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# Application of Variance and Standard Deviation in Psychology

A variable's variability is the tendency of its scores to disperse from measurements of central tendency values such as a sample's mode, mean and median. The standard deviation and variance are worked out directly from the raw scores of a variable and are expressed in the same unit as that of those scores.

## Measures of Variability

Variability in statistics denotes the divergence of scores in a group or series from their mean scores. It refers to the spread of scores in the group about the mean. It is sometimes referred to as dispersion. For example, in a group of ten participants, each person differs from the others in terms of the marks he or she received on a mathematical examination. These fluctuations may be assessed using a measure of variability, which calculates the spread of distinct values for the average value or average score. The spread of values in a group is sometimes referred to as variability or dispersion. The high variability in the distribution indicates that the scores are dispersed and not homogenous. In statistics, variability refers to the variation of scores in a group or series from their mean scores. It truly refers to the group's score distribution about the mean. It is also known as dispersion. For example, in a group of ten participants, each person differs from the others in terms of the marks that he/she has received on a mathematical examination. These fluctuations may be assessed using a measure of variability, which measures the dispersion of distinct values for the average value or average score. Variability or dispersion also refers to the scatter of values within a group. The high variability in the distribution indicates that scores are dispersed and not homogenous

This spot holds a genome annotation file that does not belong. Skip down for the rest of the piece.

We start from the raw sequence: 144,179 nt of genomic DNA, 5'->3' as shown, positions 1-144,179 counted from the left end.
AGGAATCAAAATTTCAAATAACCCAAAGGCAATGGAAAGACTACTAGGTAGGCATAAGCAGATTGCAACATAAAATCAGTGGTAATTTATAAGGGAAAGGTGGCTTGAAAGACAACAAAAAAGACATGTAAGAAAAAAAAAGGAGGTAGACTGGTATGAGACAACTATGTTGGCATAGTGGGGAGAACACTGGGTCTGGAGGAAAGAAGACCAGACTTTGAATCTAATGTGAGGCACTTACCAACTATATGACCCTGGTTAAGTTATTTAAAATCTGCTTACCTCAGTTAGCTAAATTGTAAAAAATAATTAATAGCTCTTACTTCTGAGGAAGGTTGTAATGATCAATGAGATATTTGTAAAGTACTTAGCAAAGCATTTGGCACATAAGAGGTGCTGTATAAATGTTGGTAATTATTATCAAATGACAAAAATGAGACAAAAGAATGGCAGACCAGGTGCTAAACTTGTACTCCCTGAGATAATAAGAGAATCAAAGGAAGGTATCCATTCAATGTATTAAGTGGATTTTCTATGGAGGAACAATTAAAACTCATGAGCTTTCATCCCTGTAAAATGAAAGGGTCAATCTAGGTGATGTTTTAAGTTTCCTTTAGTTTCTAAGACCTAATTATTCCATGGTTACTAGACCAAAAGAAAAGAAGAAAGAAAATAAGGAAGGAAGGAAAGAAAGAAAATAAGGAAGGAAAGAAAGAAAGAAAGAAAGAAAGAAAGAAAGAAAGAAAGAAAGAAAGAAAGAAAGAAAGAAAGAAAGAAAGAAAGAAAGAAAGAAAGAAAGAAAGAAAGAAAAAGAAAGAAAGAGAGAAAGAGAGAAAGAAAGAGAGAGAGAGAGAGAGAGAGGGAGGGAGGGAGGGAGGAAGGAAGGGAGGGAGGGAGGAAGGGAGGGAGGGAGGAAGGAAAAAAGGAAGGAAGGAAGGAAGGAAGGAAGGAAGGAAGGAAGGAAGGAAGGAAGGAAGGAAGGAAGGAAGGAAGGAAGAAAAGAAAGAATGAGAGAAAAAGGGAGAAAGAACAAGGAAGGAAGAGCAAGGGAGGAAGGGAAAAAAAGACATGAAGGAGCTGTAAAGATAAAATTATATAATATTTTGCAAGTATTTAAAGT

## Variance

R.A. Fisher used the term variance to denote the square of the standard deviation in 1913. The idea of variance is crucial in advanced work when it is feasible to divide the total into numerous pieces, each of which is attributed to one of the reasons creating differences in their original series. The dispersion of a group of data points around their mean value is measured by variance. It is a mathematical expectation of the mean's average squared deviations. The variance (s^{2}) or mean square (MS) is the arithmetic mean of individual scores' squared deviations from their averages. In other terms, it is the mean of the scores' squared deviations.

The variance and its closely related standard deviation are metrics showing how the distribution scores are spread out, and they are, in other words, variability measurements. The variance is calculated as the average squared departure from the mean of each integer. Many statistical applications and analyses need the calculation of a variance. It is an excellent absolute measure of variability and may be used to analyze variance (ANOVA) to determine the significance of variations in sample averages.